How To Calculate Returns On a Rental Property (ROI with Excel Template)

How To Calculate Returns On a Rental Property (ROI with Excel Template)

Today we’re going to check if a rental property is worth buying. And we’re going to do that by calculating the cash-on-cash return and
the return on investment, or ROI of a potential investment. We’re going to use Excel
to set up a simple template that you can use to analyze all kinds of investment decisions. So let’s say this real
estate agent calls you up and offers you a deal. It’s a house in your area and the owners are moving out of town. They want to sell it. The real estate agent says the owners just want to
have $200 thousand for it, and that you can rent it out
for at least $1,400 per month. So, is this a good deal for you? Comment below and let me know. We’re going to find out in this video. (upbeat music) Before we get started, a brief thanks to Skillshare for partnering with us in today’s video. I’m going to chat more
about them later on. Check out the description for more information when you’re ready. Okay, so let’s see if such an investment that we talked about earlier makes sense. You may think, “Wow, $1,400 a month “as additional income is great.” Couple of more houses like that and you can get to quit your job. But not so fast. From our basic accounting videos, we know that income, or profit, is defined as revenue minus expenses. The rental income is just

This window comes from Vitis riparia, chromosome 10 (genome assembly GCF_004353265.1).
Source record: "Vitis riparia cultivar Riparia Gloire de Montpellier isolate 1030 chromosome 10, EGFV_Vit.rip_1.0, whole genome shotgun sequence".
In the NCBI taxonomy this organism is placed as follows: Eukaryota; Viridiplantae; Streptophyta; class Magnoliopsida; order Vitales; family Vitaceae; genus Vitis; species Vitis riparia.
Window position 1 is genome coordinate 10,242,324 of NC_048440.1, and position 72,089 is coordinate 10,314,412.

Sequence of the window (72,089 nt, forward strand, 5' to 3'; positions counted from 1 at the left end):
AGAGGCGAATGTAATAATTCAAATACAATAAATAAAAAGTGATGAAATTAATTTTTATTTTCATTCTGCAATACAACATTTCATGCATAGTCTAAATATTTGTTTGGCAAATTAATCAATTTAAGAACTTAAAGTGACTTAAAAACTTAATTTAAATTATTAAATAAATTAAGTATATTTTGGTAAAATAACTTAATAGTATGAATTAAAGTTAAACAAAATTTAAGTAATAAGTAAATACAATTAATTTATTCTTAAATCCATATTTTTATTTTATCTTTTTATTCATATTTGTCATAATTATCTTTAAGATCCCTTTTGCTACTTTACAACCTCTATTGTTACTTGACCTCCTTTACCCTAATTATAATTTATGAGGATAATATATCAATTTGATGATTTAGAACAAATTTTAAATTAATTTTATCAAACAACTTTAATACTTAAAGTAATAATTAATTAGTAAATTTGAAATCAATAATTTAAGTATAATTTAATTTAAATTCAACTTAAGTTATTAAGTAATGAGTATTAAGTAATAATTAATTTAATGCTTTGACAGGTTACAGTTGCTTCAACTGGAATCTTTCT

the revenue part of that. We need to look at the expenses too. And we also need to
finance such an investment, because most people don’t happen to have $200 thousand
in cash flying around. So we’re probably looking
at some external financing. Now let’s switch to Excel
and crunch some numbers. So first let’s analyze the investment. I’m going to be using
this template I created. Now you can feel free to download this template as well and
use it as you see fit. Let’s start with the purchase
price for the property. We said that’s going to be 200 thousand. So let’s plug that in. Then let’s account for taxes and fees, closing costs and realtor fees. So these are specific costs
that are applicable to property. If you have other type of investments, let’s say you’re buying
machinery or equipment, your costs are going to be different. They could be transport and installation. So just make sure that you really identify the total cash out. So let’s say in our case our taxes and fees are going to be 0.5%. Our closing costs, as
well as realtor fees, are going to be 1% of the full amount. So that’s going to be this
number times this number. And I’m just going to
fix it using the F4 key. Press enter, and pull this down to here. Okay, so just so you know
what’s happening on this side, I’m using the FORLMULATEXT function so that you can see the formulas as I’m typing them in here. These are our costs for these. Next comes the rehab costs. You might need to fix up the property before you can put it on the market. For our case, let’s assume that we need to do a paint-job on the whole property. We might need to fix the kitchen. And that’s going to cost us $5 thousand. If you can think of any other cost, you can put it here. So now let’s calculate
the total investment. That’s basically the sum of all of this. And since I’m in Excel, I can use the shortcut key, Alt and the equal sign, to get an automatic sum. That’s the amount of money that